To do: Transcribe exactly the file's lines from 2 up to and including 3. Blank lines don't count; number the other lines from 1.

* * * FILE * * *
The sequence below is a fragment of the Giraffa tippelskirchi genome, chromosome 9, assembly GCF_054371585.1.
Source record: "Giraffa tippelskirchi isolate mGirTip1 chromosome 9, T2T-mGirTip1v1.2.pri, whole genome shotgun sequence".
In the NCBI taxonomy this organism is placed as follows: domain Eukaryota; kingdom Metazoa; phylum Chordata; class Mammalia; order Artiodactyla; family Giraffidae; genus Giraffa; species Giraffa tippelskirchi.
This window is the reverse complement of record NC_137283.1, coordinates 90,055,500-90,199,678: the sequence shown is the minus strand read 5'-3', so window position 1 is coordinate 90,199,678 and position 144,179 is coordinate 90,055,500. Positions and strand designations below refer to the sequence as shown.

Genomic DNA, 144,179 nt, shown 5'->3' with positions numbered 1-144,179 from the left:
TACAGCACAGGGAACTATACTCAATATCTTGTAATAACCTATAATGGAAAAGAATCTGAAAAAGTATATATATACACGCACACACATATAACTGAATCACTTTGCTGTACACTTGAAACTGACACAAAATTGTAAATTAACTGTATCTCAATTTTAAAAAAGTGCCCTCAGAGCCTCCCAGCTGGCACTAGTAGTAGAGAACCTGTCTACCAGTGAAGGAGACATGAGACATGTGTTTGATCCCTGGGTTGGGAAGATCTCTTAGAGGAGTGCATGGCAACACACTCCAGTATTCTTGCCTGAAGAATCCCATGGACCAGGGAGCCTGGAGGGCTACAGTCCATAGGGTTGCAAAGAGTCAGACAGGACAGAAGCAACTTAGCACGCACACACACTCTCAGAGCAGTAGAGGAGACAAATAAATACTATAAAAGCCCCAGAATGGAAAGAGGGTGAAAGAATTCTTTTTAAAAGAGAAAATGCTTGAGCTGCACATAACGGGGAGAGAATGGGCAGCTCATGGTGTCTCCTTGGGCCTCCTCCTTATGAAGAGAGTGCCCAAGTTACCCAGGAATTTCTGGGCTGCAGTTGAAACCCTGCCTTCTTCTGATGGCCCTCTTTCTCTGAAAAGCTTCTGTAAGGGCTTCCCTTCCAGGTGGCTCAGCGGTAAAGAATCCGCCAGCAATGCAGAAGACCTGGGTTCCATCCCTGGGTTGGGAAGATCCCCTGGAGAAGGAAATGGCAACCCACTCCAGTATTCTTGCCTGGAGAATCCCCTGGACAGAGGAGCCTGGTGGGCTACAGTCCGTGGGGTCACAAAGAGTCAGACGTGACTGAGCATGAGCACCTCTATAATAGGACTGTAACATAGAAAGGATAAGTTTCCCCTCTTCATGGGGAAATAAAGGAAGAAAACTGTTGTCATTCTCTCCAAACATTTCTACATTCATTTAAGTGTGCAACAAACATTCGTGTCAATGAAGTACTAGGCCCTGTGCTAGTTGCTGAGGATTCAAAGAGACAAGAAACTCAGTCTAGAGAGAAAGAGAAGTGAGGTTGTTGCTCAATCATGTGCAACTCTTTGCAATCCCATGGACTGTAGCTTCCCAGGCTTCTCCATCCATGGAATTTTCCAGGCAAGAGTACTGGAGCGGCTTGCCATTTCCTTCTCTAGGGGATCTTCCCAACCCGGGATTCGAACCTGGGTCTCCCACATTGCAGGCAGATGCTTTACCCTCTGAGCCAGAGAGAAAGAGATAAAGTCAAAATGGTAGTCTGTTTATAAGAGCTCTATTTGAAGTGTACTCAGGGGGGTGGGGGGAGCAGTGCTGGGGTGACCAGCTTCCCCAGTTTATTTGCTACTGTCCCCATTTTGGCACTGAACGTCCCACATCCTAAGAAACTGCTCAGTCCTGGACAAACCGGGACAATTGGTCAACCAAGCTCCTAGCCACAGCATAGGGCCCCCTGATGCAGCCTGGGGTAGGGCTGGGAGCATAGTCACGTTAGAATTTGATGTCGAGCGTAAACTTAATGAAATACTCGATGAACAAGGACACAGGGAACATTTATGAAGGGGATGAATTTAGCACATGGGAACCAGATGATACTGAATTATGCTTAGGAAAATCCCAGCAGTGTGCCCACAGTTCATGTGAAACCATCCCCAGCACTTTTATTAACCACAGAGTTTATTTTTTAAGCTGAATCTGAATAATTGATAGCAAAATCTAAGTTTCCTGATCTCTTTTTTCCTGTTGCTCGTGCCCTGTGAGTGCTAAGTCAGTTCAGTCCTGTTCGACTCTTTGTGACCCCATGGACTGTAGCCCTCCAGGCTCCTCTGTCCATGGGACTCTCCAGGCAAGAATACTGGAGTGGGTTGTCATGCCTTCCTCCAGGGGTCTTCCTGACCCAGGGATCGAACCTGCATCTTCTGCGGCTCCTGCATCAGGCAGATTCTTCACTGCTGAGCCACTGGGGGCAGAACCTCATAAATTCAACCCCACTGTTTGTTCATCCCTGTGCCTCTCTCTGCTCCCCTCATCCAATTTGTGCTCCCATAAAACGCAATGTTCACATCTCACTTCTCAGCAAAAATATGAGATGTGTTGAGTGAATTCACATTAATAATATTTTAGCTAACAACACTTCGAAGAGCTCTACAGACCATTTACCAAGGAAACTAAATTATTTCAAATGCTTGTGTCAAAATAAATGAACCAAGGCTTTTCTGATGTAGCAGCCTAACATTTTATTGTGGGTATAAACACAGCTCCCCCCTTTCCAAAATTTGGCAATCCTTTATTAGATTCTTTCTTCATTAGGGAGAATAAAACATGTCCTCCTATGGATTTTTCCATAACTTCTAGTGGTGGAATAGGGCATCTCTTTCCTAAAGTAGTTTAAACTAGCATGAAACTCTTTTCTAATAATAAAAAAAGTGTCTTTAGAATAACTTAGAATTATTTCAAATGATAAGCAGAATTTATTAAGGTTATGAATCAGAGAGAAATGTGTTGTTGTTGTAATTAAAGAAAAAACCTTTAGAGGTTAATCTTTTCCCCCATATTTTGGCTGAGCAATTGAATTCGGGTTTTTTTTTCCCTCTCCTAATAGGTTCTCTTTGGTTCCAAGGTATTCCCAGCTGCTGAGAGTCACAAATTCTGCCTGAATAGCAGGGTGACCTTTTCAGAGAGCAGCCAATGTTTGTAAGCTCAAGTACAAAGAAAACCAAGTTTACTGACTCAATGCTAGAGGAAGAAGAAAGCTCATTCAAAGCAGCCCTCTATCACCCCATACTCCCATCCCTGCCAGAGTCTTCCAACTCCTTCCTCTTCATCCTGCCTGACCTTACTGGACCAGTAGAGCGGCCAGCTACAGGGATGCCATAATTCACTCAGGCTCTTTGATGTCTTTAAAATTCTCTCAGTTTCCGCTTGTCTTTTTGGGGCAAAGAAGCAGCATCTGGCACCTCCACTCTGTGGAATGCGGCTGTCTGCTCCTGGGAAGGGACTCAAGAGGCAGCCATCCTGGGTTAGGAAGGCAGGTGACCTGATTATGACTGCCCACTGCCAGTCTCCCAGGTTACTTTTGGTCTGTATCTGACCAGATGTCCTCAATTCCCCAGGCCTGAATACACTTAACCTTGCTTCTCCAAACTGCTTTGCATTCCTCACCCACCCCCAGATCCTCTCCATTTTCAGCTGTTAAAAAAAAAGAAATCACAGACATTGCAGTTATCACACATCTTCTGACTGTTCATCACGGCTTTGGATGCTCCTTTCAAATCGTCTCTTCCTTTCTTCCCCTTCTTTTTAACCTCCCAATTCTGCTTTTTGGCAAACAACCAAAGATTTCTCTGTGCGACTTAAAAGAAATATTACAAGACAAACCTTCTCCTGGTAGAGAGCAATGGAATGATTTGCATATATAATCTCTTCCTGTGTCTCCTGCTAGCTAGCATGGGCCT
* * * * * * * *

Source record: "Giraffa tippelskirchi isolate mGirTip1 chromosome 9, T2T-mGirTip1v1.2.pri, whole genome shotgun sequence".
In the NCBI taxonomy this organism is placed as follows: domain Eukaryota; kingdom Metazoa; phylum Chordata; class Mammalia; order Artiodactyla; family Giraffidae; genus Giraffa; species Giraffa tippelskirchi.